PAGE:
So you think you understand Rate Flexing?
You might be surprised to hear that as an Online Technology Company, if we were to be asked what is the most important factor in selling rooms online, we would give a very low tech answer; Rate Flexing;....... Simply moving the room rates up and down to suit the demand thereby increasing the occupancy.
We are constantly surprised at how many properties struggle with this area. They think they are rate flexing, but in fact they are not truly matching prices to demand, and consequently they are losing out. The reason that hotels are behind the curve with rate flexing is likely to be because it is a relatively new phenomenon, really only taking firm hold in the last 3 years. 10 years ago if you changed your rates it could be 6 months before customers received your new brochure and found your new rates. Nowadays with the advent of Online Travel Agents and Channel Managers a newly uploaded rate can be visible to the buying public in 5 minutes. A customer can now compare 500 hotels in a city in 30 seconds, quickly sorting by price to find the property that suits their pocket. If you are 5€ too expensive you will lose the sale, if you are 5€ too cheap you will lose about 4€ of revenue (you may have only needed to be a euro cheaper than your competition or even the same price). Some of our city based hotels are reporting that even a price difference of 1€ can make a difference in whether they fill their property or not.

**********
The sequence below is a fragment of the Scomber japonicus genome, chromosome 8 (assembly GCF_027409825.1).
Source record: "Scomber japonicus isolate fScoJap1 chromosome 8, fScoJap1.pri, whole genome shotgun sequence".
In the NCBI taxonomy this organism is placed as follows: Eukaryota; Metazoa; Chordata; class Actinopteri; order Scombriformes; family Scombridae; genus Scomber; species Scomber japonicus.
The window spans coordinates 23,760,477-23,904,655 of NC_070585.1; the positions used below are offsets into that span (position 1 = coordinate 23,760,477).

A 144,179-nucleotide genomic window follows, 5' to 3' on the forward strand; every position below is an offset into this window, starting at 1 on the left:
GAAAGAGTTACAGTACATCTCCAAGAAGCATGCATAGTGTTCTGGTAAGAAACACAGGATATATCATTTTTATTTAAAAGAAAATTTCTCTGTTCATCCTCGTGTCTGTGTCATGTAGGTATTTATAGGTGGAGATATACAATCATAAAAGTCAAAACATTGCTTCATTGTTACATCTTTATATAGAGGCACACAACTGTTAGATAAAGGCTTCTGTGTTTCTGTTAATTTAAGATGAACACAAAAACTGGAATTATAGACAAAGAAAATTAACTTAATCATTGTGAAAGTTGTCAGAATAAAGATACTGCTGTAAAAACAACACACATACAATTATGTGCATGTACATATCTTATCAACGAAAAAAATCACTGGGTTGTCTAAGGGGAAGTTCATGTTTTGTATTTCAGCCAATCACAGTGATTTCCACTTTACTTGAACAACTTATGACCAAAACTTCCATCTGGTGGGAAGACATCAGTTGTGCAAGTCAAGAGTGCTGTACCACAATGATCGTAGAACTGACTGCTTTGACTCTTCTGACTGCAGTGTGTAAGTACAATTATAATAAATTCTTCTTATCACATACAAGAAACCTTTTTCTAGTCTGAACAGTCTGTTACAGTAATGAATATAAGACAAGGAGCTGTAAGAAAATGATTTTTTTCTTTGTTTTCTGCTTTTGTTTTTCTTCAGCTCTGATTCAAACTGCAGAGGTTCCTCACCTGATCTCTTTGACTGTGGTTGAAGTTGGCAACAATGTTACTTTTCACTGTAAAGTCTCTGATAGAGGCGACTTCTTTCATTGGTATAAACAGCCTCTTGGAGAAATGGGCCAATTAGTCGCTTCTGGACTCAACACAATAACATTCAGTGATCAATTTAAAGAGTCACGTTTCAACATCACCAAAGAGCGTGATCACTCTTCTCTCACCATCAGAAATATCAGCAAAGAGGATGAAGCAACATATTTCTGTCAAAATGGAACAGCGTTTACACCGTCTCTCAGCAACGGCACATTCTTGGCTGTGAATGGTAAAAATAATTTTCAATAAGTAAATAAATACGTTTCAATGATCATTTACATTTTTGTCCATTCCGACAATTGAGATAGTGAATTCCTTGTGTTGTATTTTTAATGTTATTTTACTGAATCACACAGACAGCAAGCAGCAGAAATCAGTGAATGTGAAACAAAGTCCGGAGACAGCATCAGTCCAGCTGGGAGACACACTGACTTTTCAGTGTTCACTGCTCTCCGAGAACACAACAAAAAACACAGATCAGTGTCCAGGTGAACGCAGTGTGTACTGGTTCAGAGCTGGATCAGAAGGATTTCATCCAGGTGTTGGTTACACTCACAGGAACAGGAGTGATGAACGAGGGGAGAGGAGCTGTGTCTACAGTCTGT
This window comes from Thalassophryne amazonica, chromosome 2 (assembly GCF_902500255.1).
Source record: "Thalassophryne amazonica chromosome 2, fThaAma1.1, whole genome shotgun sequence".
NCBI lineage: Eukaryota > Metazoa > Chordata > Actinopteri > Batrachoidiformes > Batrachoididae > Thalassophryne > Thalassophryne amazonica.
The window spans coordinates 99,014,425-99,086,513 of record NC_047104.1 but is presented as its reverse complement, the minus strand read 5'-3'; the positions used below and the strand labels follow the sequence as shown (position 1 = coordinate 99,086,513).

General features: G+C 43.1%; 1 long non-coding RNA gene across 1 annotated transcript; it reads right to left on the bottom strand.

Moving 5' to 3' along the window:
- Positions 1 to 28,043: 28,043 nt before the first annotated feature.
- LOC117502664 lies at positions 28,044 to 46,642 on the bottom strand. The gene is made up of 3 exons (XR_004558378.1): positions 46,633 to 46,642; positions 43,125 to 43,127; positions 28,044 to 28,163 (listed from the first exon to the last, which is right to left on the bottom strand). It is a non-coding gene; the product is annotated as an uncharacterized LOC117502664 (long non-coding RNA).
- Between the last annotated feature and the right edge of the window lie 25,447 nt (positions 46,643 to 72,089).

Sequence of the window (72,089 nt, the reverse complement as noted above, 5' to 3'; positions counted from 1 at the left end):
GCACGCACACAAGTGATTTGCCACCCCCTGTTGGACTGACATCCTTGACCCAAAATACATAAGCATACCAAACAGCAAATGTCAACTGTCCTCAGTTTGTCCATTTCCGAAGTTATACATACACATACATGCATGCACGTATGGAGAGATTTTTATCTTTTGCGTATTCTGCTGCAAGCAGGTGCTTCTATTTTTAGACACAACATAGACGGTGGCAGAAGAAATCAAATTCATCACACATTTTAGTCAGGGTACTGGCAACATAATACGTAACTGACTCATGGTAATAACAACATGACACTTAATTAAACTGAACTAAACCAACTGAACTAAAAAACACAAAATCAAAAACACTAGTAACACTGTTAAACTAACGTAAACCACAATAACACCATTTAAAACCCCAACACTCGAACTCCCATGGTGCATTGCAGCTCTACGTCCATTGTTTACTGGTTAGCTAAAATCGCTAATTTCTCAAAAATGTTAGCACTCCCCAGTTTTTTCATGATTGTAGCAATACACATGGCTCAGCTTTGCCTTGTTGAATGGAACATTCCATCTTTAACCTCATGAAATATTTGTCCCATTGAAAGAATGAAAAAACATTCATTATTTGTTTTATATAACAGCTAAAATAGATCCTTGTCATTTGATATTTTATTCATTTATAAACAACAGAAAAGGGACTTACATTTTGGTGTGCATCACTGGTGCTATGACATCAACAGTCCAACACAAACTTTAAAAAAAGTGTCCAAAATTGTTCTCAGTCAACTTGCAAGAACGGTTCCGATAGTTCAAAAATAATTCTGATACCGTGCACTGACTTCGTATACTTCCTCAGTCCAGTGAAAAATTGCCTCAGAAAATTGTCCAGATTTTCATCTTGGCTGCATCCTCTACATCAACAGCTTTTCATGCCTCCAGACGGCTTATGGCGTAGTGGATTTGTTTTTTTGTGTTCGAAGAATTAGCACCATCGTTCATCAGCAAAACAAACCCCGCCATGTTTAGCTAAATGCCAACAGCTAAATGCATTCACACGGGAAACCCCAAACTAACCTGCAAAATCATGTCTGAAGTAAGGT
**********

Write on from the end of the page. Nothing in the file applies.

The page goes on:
So we have a devised a simple exercise to test your rate flexing skills. Look at the Demand Management Graphs below and list what you think are the likely problems. (answers at the bottom of this page...soon). You only need to know that the red line is the average room price and the blue line is demand (qty of searches for a room on a given day), you do not really need to know the raw statistics or the actual rates, just look at the trends.Property A
Property CProperty DAnswers
Property A - In spite of the demand being 4 times higher on some days, the rates are static, not being flexed at all.
Property B - In this case the propety is being very timid with rate flexing, only varying the rates slightly even though the demand is experiencing large swings.Also this property has not yet set up their rates for 2013.
Property C - This property IS flexing their rates, but curiously they do not seem to be matching the demand.
Property D - This property has its rates very closely matched to demand over the next 3 months. The 3 or 4 large increases that can be seen in rates in 2013 are likely to reflect dates that the property is expecting large demand, even though it is not showing up yet, ie Concerts, Festivals, Holidays etc